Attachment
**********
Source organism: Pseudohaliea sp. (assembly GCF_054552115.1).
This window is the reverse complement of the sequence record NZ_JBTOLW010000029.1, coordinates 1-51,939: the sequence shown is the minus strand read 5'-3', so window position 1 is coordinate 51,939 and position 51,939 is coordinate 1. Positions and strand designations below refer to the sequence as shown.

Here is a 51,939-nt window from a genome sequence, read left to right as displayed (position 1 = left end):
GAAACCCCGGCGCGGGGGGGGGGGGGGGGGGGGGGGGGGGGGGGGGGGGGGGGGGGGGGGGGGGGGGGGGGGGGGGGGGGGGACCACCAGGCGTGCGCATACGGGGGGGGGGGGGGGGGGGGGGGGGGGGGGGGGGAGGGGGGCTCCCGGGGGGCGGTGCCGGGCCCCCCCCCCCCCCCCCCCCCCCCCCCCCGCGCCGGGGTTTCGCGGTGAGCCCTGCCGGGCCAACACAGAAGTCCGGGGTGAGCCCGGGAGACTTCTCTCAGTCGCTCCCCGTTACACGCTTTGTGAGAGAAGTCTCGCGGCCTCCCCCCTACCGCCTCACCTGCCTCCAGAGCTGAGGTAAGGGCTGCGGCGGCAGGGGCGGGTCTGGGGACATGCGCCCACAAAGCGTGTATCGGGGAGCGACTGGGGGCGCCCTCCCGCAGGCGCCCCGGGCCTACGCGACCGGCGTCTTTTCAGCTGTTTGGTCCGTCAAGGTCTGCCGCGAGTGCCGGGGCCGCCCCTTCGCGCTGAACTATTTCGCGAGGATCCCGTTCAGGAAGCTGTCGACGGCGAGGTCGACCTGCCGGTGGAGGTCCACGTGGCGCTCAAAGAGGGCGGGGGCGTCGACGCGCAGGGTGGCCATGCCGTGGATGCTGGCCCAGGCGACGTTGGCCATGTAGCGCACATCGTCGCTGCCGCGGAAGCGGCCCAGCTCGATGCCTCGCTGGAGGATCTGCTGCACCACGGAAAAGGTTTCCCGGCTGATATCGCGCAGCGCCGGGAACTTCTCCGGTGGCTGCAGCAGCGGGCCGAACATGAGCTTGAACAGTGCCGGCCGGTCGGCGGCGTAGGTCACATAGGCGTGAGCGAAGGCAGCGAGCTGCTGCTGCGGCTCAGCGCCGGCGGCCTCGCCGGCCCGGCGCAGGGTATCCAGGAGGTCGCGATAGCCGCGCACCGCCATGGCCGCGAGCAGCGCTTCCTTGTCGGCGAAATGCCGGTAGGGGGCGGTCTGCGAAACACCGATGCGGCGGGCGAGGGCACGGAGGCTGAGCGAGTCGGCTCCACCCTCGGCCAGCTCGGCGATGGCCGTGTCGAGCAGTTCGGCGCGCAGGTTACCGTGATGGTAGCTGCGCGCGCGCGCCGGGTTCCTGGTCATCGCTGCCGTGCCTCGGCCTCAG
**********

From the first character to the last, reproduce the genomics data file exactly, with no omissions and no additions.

Source organism: Pseudohaliea sp. (assembly GCF_054552115.1).
This window is the reverse complement of the sequence record NZ_JBTOLW010000029.1, coordinates 1-51,939: the sequence shown is the minus strand read 5'-3', so window position 1 is coordinate 51,939 and position 51,939 is coordinate 1. Positions and strand designations below refer to the sequence as shown.

Here is a 51,939-nt window from a genome sequence, read left to right as displayed (position 1 = left end):
GAAACCCCGGCGCGGGGGGGGGGGGGGGGGGGGGGGGGGGGGGGGGGGGGGGGGGGGGGGGGGGGGGGGGGGGGGGGGGGGGACCACCAGGCGTGCGCATACGGGGGGGGGGGGGGGGGGGGGGGGGGGGGGGGGGAGGGGGGCTCCCGGGGGGCGGTGCCGGGCCCCCCCCCCCCCCCCCCCCCCCCCCCCCGCGCCGGGGTTTCGCGGTGAGCCCTGCCGGGCCAACACAGAAGTCCGGGGTGAGCCCGGGAGACTTCTCTCAGTCGCTCCCCGTTACACGCTTTGTGAGAGAAGTCTCGCGGCCTCCCCCCTACCGCCTCACCTGCCTCCAGAGCTGAGGTAAGGGCTGCGGCGGCAGGGGCGGGTCTGGGGACATGCGCCCACAAAGCGTGTATCGGGGAGCGACTGGGGGCGCCCTCCCGCAGGCGCCCCGGGCCTACGCGACCGGCGTCTTTTCAGCTGTTTGGTCCGTCAAGGTCTGCCGCGAGTGCCGGGGCCGCCCCTTCGCGCTGAACTATTTCGCGAGGATCCCGTTCAGGAAGCTGTCGACGGCGAGGTCGACCTGCCGGTGGAGGTCCACGTGGCGCTCAAAGAGGGCGGGGGCGTCGACGCGCAGGGTGGCCATGCCGTGGATGCTGGCCCAGGCGACGTTGGCCATGTAGCGCACATCGTCGCTGCCGCGGAAGCGGCCCAGCTCGATGCCTCGCTGGAGGATCTGCTGCACCACGGAAAAGGTTTCCCGGCTGATATCGCGCAGCGCCGGGAACTTCTCCGGTGGCTGCAGCAGCGGGCCGAACATGAGCTTGAACAGTGCCGGCCGGTCGGCGGCGTAGGTCACATAGGCGTGAGCGAAGGCAGCGAGCTGCTGCTGCGGCTCAGCGCCGGCGGCCTCGCCGGCCCGGCGCAGGGTATCCAGGAGGTCGCGATAGCCGCGCACCGCCATGGCCGCGAGCAGCGCTTCCTTGTCGGCGAAATGCCGGTAGGGGGCGGTCTGCGAAACACCGATGCGGCGGGCGAGGGCACGGAGGCTGAGCGAGTCGGCTCCACCCTCGGCCAGCTCGGCGATGGCCGTGTCGAGCAGTTCGGCGCGCAGGTTACCGTGATGGTAGCTGCGCGCGCGCGCCGGGTTCCTGGTCATCGCTGCCGTGCCTCGGCCTCAG